John Cena should be considered the overwhelming favorite in his return match at WWE Hell in a Cell, given the standard protocol of professional wrestling.
He is WWE's biggest star, and it is virtually unheard of for a star of his stature to suffer a loss of any kind in a return match. Triple H, Steve Austin and Cena have all enjoyed return-match victories multiple times in their careers.
Few, if any, wrestling fans expect him to lose to Alberto Del Rio at WWE Hell in a Cell. In fact, the only way many can imagine him lying down for a three count is after he first defeats Del Rio. Then, the door may be open for Damien Sandow to cash in his Money in the Bank briefcase.
But there are money and intrigue long term in Cena taking a shocking loss to Del Rio next Sunday.
It was originally announced that Cena would miss four to six months of action. With his comeback occurring two months early, announcers are already asking whether he is coming back too soon.
If WWE tells a story of Cena struggling with his elbow throughout the match and Del Rio capitalizing on the injury to beat him, it would make Cena's return storyline more believable.
In reality, even elite athletes hardly ever perform up to their standards coming off serious injuries.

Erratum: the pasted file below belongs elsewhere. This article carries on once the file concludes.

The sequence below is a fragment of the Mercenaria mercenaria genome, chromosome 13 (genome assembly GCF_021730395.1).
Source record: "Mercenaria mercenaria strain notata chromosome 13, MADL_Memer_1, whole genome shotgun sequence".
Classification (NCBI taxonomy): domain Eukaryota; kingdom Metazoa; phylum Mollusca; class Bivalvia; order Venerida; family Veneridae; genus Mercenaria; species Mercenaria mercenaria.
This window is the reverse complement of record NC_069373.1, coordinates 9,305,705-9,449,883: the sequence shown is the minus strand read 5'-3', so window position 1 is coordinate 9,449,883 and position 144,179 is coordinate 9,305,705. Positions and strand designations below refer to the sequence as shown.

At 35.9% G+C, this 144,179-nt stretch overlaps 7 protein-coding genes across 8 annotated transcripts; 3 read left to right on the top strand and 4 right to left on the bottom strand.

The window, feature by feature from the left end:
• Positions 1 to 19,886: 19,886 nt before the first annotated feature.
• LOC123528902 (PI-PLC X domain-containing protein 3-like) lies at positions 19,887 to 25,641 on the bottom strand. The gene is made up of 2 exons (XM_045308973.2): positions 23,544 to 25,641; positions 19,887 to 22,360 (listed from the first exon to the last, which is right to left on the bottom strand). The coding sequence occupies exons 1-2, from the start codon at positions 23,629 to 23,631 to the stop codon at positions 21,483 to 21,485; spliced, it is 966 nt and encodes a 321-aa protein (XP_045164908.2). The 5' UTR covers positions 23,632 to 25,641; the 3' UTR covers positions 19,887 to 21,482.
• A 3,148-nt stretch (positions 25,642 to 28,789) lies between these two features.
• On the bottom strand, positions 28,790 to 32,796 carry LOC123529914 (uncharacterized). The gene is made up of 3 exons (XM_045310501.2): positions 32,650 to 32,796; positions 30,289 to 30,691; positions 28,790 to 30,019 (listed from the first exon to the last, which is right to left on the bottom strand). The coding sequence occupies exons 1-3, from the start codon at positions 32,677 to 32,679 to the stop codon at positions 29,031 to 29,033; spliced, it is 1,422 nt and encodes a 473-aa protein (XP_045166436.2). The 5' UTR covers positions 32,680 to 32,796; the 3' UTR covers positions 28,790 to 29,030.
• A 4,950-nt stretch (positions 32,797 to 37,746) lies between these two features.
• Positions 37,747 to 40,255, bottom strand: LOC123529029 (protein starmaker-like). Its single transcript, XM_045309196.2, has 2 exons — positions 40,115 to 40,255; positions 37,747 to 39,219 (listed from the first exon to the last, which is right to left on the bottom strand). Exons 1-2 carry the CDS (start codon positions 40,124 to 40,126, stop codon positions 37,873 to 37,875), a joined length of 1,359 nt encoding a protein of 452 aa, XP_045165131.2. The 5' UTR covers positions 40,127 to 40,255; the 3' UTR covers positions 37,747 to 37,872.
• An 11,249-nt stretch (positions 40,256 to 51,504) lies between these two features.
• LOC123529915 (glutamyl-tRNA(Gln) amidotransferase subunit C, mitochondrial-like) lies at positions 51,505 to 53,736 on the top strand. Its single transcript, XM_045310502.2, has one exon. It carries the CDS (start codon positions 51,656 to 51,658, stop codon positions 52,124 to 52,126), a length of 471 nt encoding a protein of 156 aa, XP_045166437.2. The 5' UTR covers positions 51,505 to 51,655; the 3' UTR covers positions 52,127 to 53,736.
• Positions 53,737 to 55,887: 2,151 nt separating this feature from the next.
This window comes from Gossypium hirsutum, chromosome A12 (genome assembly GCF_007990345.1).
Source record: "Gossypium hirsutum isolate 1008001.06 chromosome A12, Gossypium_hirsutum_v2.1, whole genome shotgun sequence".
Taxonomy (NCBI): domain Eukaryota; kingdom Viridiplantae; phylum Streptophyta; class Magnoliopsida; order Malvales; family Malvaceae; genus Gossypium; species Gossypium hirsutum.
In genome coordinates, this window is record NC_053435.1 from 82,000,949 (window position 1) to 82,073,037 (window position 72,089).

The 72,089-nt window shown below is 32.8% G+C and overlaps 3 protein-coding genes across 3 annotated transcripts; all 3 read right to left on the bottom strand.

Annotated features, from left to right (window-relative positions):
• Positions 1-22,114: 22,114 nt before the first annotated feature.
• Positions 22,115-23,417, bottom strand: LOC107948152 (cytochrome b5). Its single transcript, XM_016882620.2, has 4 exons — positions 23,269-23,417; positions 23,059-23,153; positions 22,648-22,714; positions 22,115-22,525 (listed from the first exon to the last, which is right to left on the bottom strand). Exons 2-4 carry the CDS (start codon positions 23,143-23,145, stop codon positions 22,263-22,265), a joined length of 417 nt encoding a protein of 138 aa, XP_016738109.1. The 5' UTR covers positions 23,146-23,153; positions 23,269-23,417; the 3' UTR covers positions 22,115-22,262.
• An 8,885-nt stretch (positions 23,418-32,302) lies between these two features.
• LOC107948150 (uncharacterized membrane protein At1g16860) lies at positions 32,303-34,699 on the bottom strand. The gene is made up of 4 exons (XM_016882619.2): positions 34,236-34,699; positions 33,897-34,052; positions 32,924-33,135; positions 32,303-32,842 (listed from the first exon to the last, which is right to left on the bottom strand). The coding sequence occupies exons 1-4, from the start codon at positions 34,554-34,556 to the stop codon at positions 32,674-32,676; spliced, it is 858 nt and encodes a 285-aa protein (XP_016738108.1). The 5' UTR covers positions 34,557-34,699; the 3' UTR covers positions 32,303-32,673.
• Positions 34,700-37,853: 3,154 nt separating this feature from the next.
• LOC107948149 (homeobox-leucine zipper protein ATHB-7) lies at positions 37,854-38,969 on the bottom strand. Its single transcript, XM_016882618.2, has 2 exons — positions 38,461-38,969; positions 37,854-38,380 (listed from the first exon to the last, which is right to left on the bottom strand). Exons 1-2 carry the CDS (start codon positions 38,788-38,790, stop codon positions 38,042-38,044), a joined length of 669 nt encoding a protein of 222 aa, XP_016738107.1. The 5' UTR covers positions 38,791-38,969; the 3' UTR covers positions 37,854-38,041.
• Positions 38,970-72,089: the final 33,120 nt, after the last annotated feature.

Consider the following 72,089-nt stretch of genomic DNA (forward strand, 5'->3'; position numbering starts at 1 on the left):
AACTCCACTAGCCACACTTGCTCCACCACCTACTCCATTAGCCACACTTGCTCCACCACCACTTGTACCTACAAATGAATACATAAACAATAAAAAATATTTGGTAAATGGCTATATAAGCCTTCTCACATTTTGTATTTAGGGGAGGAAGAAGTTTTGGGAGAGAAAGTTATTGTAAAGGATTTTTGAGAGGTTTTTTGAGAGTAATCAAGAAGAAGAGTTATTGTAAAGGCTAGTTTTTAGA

This time last year, Washington Redskins quarterback Robert Griffin III was the toast of Washington, D.C. After tearing his ACL and LCL in last season's playoffs, he has struggled to find his 2012 rhythm. The Redskins are currently 1-4 as a result.
Minnesota Vikings running back Adrian Peterson has set the standard for quick recovery in the NFL. After suffering an ACL and MCL tear in 2011, he bounced back the next season to average 131 yards per game and six yards per carry en route to winning the MVP award.
In his first six games in 2012, however, he only averaged 83 yards per game and just over four yards per carry.
Yes, the results are predetermined in pro wrestling, but if Cena is truly being rushed back, booking him to lose would limit his workload. He could primarily be used in training montages.
The videos could feature a newly focused Cena attempting to heal for a revenge match against Del Rio, who would now be presented as a legitimate threat.
The underwhelming announcement of Cena's return makes it appear as if he's being called up on a rehab assignment. Losing to the better man in an upset would restore interest in WWE's secondary world title.
Del Rio is healthy and has been wrestling routinely at the world championship level in Cena's absence. In any other sport, Cena would walk in as a tempered favorite at best.
Cena should lose because he doesn't need the win. A loss would also extend his quest to become a world heavyweight champion. WWE officials likely booked him in a world championship situation to allow Daniel Bryan time to develop as a top star.
Cena's valiant chase of the world championship would do just that. There would be no better way to begin such a chase than with a clean loss to the world champion.
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